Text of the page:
Ah, the paisley. Colorful, curved abstract figures
that delight the eye in all their myriad renditions.
The paisley is one of the most enduring motifs,
having been in constant use, in one way or another,
for more than 2000 years.
In ancient civilization, it originated as a
representation of a plant form -- the date palm, the
Tree of Life, so named because of its supply of both
food and shelter, the two main necessities of life. It
is thought that the motif itself is representative of
the tightly curled palm frond just as it begins to
grow, prized by the Babylonians as a symbol of
qPencil or pen
qTemplate (optional) for tracing paisley shapes.
q Seed beads in various sizes ~ 11\u00ba, 12\u00ba, 13\u00ba and 5\u00ba, 6\u00ba
and 8\u00ba make for nice "textural" variations; bugle beads,
pearls, sequins, etc. (I obtained the round flat sequins
from Cartwright's <http://www.ccartwright.com/index.
qWhite glue (optional for Step 6)
q Iron-on fusible adhesive (e.g., Heat-n-Bond)
qScrap of cotton fabric for backing to cover/protect/seal
many media, from stonecarving to textiles. In
Kashmir, where shawls were a man's garment, the
best shawls of fine (but limited-supply) pashmina
were so highly regarded that they were often
presented as gifts between princes. The earliest
examples of the paisley motif to appear on shawls
in India are known only from the miniature paintings
of nobles, princes and holy men during the 1600s.
In the 18th Century, the men of the British East
India Company were the first to take an interest in
the shawls, which they began to include amongst
the gifts they brought back to their womenfolk.
When introduced into Europe, the pattern was seen
as something exotic and was soon enthusiastically
copied by textile manufacturers in Britain and then
Millions of shawls were produced, in thousands
of different varieties of paisley designs, patterns
and figures. The largest producer of the shawls,
which were the principle garments to be decorated
with the motif and which remained an essential part
of a woman's wardrobe for virtually a century, was
the town of Paisley, a burgh in southwest Scotland
in Strathclyde (population 84,789 according to
Merriam-Webster). The luxury shawl industry of
Paisley spread the name and the pattern across the
The Paisley Museum was established in 1871, and
has built up an enormous collection of shawls for
display and research purposes, including the
manufacturers' original pattern books, which
contain large numbers of examples of the various
stages in producing a design for a shawl.
To create the beaded paisleys pictured above, I used a
product called Lacy's Stiff Stuff. Since these paisleys are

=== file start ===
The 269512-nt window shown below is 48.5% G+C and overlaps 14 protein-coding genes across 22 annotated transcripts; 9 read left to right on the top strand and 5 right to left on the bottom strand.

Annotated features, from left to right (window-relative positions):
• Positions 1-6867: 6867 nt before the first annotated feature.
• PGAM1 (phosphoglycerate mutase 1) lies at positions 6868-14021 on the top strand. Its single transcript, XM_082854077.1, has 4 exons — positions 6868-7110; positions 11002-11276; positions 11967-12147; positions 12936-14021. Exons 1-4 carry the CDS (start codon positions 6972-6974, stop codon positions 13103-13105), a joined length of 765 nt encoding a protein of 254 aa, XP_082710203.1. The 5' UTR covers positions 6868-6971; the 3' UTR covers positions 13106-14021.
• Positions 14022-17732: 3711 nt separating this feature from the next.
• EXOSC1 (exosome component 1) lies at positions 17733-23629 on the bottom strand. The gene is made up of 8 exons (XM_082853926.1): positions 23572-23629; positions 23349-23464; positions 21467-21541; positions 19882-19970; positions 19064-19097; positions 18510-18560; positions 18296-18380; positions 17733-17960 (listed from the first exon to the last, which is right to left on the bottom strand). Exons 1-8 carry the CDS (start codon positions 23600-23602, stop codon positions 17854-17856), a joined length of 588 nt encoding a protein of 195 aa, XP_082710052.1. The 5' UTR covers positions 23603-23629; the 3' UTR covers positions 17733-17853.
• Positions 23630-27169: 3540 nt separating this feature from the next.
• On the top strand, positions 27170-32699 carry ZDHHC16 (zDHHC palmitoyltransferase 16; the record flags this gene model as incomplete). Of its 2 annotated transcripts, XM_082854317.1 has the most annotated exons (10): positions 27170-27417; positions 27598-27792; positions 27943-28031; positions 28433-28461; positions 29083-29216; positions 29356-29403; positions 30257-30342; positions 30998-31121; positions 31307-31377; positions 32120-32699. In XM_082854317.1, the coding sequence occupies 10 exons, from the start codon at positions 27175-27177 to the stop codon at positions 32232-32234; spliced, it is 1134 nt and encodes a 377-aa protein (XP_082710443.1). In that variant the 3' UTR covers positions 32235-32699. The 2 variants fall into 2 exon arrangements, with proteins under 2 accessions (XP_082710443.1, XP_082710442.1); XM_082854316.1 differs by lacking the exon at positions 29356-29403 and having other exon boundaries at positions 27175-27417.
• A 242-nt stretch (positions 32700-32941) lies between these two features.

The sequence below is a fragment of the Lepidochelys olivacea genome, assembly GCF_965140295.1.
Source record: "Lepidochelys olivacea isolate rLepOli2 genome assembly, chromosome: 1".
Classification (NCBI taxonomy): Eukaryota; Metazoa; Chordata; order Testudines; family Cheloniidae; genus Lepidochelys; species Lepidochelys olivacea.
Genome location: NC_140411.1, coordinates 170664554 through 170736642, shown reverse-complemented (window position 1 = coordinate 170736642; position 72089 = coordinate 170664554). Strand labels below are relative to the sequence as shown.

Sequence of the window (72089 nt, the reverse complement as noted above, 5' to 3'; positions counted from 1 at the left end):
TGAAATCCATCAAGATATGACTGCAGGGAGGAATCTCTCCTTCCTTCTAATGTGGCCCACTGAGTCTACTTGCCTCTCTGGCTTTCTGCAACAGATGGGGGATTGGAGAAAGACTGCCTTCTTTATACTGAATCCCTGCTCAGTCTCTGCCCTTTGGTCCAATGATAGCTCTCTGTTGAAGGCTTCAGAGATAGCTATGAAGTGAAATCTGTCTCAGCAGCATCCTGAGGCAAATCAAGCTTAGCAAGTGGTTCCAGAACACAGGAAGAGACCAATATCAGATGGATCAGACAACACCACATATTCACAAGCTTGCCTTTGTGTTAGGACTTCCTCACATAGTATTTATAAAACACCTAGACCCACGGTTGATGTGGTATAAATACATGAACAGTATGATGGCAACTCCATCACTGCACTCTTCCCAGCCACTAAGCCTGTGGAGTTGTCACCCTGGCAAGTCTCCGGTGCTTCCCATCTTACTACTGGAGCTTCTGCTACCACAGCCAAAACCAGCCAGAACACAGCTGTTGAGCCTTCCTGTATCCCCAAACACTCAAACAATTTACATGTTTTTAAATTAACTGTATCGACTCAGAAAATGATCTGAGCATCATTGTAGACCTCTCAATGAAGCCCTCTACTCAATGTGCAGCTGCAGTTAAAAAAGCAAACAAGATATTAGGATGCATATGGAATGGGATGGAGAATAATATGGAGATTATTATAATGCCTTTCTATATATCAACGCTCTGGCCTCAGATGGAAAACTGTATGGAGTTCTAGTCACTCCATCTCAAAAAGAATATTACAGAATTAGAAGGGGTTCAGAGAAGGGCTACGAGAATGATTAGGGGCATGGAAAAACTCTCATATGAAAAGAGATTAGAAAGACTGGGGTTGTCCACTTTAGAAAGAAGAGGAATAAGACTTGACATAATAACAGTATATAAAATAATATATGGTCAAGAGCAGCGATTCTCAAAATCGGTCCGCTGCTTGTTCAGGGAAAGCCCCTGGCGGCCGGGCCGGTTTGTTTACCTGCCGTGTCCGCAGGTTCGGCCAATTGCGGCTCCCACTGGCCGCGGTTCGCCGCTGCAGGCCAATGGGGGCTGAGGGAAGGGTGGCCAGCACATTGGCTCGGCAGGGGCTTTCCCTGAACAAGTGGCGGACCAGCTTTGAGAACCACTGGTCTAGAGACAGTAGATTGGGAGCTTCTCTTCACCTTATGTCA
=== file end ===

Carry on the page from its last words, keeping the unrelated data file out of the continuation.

being made for the Handmade Motif Swap #3 that I am
hosting for CQembellishers, I wanted a flexible foundation
for the recipient's ease in attaching to their respective Crazy
Quilt blocks, or for any other embellishment use they should
through the whole row of beads.(See Illustration 3) The
continuous thread will join all the beads and make for a
smoother "set" to the beads.
center, setting each row close to the previous one to prevent gaps. (When using sequins, small gaps will be inevitable, so don't be too fussy.)
fill the center (or any area) with beads. This is called,
appropriately enough, filling. You can sew on several beads
at a time or you may decide to lay down a string of beads and
couch them into place.(See Illustration 5)
Do not pack your beads too tightly or your motif will
buckle and not lay flat. Just add enough beads for the area to
be adequately filled.
As an optional step, I sometimes apply a thin layer of white glue to the back to keep my knots secure, tame any stray ends and generally secure the threads before I cut just in case I
7. If you want a more finished back to your beaded motif (to turn it into a pin or some other piece of wearable), I use the following method:
While the glue is drying, prepare the fabric backing and
fusible adhesive. Using your template, trace the shape onto 1)
the scrap piece of cotton fabric and 2) the Heat-n-Bond
In the beginning of my card-beading phase (back in 1995), I used index cards or manila folders for the foundation. I then preferred covering index cards with Contac\u2122 paper so that they held up better from all the needle perforations. This also had the added benefit of protecting my traced design and not rubbing off before I finished.
Other suitable materials for this method of beading could
include: Pellon's #50 stabilizer, heavy nonwoven interfacings,
crinoline (fused to a muslin backing to prevent your knots
from pulling through the weave), felt ~ virtually anything that
has enough body to it so that it doesn't flop around while
you're trying to bead. An advantage to interfacings and felt is
that they come in light and dark versions, the latter being
useful for dark fabric backgrounds.
Anne Checker of Checkerbeads has experimented with
some different types of materials. You can view her results at
fusible. Trim the fusible to beslightly smaller than the fabric
area. Lay the fabric right-side-up over the paper-free side of
the fusible, making sure the fabric covers all the fusible. Press
firmly with a medium-hot iron.
Place your beaded motif face down on a fluffy towel.
Remove the paper backing on your fused fabric shape, and
place the fabric shape over the beaded piece. Press firmly
with a medium-hot iron.
9. Trim as necessary using small, sharp scissors. I
sometimes run a thin bead of white glue around the cut edge
to seal the edges.
I like to trace template shapes on paper and play with possible bead and thread options. A peek at some of my sketches is included below.
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